But then there are those moments where everything works as it should and the game really shines: you've killed half a private security firm without being seen and the remaining guards are wetting themselves in fear at your ghostly presence long after you've left the room. Splinter Cell: Conviction can be immensely satisfying. I'm smiling with sadistic glee just thinking about it.


Score = 7.6 / 10

Saturday, August 13, 2011

LEGO Harry Potter: Years 1-4 (7.1/10)

The LEGO series has a surprising amount to offer gamers. No, I'm not joking. Seriously, stop looking at me like that! While the gameplay is relatively simple, the depth that Traveller's Tales have hidden is these games I (anyway) find impressive. To get 100% completion on any LEGO game is actually a feat, because there is so much there. Anyone who has done so will agree, these games are not just for kids, no matter the source material. Now our favorite boy wizard has received the LEGO make over: it's Harry Potter, LEGO style! Or at least the first four movies...

LEGO Harry Potter: Years 1-4 has the same basic construct as the other games in the series, but with far less focus on combat as you might expect. If you know the books/movies you know that's not the case later on, but in the beginning these kids aren't zapping everyone they come across. It's all about solving puzzles, collecting studs, and discovering all the hidden goodies that are all over the place. This time there are 200 Gold Bricks to unlock and find, a whole slew of "Students in Peril" who need rescuing, plus the usual assortment of random things to do. Unlocking other playable characters is still a major component as well, they are like Pokemon (can you collect them ALL?!?). You'll once again want to take notes as you play through the levels, mentally mapping all the areas you can't yet access and who you'll need to utilize when you play back through in "Free Play."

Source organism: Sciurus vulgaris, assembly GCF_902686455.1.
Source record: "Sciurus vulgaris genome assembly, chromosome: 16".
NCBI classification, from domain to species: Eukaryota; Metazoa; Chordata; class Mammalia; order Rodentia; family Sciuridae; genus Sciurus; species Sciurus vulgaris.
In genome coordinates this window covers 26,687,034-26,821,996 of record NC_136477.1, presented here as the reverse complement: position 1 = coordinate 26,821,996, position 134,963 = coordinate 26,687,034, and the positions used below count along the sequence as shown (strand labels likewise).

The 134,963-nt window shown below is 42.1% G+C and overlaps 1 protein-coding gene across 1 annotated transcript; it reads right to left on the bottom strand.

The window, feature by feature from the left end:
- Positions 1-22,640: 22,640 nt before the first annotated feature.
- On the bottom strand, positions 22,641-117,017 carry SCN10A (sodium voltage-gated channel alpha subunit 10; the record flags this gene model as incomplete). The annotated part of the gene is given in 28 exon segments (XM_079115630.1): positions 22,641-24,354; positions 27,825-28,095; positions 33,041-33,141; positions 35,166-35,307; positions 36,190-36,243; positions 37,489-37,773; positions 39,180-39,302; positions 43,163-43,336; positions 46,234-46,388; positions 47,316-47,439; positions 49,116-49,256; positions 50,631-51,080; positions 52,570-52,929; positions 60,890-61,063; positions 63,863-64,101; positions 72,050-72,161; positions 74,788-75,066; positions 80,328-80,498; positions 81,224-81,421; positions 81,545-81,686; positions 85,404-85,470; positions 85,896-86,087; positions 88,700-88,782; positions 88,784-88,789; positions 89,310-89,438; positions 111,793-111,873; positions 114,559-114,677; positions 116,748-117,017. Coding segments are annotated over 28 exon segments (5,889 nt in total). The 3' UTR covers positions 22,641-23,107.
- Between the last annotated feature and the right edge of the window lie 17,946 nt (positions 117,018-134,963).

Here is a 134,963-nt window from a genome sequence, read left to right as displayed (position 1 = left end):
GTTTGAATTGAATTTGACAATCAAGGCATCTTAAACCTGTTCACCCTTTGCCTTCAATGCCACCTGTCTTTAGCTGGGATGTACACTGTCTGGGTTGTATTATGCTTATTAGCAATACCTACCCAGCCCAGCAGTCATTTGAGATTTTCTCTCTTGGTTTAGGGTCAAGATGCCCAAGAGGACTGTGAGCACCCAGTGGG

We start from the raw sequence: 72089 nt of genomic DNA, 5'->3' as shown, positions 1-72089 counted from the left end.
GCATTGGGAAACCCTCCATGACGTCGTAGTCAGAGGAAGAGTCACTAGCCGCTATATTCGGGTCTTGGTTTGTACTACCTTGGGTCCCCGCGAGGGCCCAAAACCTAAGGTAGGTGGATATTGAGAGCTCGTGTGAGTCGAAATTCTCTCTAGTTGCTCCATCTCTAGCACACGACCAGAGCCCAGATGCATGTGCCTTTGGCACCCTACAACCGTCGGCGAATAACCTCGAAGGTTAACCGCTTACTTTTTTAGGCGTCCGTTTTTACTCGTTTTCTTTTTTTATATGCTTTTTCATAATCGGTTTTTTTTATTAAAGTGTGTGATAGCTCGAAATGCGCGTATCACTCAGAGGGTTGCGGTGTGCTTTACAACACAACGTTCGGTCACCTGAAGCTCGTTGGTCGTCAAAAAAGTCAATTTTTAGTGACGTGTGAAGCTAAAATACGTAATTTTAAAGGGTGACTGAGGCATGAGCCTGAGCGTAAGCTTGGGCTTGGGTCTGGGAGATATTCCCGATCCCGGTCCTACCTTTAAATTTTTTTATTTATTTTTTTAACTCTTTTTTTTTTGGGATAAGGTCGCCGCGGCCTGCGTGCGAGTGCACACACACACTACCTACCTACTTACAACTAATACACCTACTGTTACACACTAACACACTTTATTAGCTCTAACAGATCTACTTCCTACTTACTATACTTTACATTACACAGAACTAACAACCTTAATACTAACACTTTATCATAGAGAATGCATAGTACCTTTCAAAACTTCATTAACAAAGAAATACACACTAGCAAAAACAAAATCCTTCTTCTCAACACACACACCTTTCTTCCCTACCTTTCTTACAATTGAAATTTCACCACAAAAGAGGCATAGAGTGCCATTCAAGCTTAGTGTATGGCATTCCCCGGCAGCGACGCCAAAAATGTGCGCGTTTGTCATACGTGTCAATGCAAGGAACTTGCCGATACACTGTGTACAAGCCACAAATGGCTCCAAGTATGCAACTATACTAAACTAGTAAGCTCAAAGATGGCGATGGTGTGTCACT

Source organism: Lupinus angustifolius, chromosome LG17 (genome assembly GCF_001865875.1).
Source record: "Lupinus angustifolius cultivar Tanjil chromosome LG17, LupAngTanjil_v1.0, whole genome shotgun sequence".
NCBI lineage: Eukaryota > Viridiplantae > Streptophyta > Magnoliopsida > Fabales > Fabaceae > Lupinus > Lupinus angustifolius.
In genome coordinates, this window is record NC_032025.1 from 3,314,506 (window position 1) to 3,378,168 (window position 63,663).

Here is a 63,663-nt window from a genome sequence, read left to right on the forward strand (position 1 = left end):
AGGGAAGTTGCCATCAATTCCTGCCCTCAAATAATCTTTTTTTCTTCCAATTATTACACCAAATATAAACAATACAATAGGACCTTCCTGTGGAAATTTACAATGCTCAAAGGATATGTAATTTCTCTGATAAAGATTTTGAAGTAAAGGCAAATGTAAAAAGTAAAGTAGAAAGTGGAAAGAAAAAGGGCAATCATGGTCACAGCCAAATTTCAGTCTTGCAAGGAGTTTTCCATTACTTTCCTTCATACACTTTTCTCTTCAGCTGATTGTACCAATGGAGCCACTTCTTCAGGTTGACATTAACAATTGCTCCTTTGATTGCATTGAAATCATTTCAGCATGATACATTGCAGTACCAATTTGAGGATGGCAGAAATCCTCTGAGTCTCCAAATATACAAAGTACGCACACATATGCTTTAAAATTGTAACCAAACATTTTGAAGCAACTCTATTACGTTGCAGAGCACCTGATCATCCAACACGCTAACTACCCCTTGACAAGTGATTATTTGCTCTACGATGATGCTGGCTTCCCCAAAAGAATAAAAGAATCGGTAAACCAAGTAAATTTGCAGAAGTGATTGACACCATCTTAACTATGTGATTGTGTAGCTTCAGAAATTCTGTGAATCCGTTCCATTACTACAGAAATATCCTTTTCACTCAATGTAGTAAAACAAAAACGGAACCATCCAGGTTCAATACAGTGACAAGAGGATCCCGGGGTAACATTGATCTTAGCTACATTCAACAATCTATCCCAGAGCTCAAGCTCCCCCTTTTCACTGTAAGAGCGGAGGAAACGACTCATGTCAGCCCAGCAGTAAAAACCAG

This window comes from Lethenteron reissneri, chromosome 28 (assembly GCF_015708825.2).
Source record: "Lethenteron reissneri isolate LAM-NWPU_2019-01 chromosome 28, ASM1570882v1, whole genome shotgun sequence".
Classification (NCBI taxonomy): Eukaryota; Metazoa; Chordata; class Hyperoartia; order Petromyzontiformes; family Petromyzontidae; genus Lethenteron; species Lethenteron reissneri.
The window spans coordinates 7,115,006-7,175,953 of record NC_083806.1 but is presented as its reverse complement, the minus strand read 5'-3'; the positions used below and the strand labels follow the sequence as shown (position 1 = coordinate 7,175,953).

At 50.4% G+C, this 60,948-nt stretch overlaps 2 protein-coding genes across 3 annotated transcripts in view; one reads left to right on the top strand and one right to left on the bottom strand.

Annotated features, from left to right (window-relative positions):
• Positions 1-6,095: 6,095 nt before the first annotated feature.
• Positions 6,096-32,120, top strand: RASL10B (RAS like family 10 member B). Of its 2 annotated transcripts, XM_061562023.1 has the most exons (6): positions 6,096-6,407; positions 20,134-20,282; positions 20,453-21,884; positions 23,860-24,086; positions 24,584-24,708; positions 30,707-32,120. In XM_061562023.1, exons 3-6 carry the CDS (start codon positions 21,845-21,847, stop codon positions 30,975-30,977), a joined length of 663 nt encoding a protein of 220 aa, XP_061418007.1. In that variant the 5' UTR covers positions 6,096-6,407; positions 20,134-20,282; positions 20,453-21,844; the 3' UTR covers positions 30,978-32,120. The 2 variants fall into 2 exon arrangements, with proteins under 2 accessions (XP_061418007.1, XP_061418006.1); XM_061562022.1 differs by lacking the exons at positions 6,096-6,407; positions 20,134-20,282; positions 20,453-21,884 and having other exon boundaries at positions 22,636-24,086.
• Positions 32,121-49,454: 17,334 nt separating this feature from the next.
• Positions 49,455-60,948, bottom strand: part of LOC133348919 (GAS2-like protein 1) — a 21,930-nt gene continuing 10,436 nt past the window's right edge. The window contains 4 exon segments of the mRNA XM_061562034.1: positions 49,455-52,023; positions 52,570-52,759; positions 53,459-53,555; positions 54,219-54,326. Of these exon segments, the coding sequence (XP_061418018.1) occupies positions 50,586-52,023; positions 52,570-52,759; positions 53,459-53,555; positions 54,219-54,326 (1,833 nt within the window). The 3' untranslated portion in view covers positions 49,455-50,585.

The "cuteness" factor still stands tall. The familiar and iconic scenes from the movies/books are fairly faithfully recreated in LEGO fashion. You can't do much with blocks from a graphical standpoint, but the backgrounds are nicely done. While it must be difficult to get the point across without dialogue, they still manage it well. The soundtrack we've all come to know so well plays in the back ground a little too consistently, and the sound effects are all there from the movies as well.

But while the basic set up and ideas in LEGO Harry Potter are standard just like the rest of the series, there a a few changes made by the developers as far as structure. Once you get to Hogwart's you'll be able to take Harry, Ron, and Hermione around the massive castle and plumb it's depths... or at least some of them. The grounds of the famous castle serve as a sort of pseudo-interlude between story missions. While I think it's a clever idea, I'm not sure how well it works in practice. The layout can be fairly confusing, and there is a ridiculous amount of backtracking. You'll spend way too much time running back and forth, pushing the increasing number of Hogwart's students you've unlocked out of the way.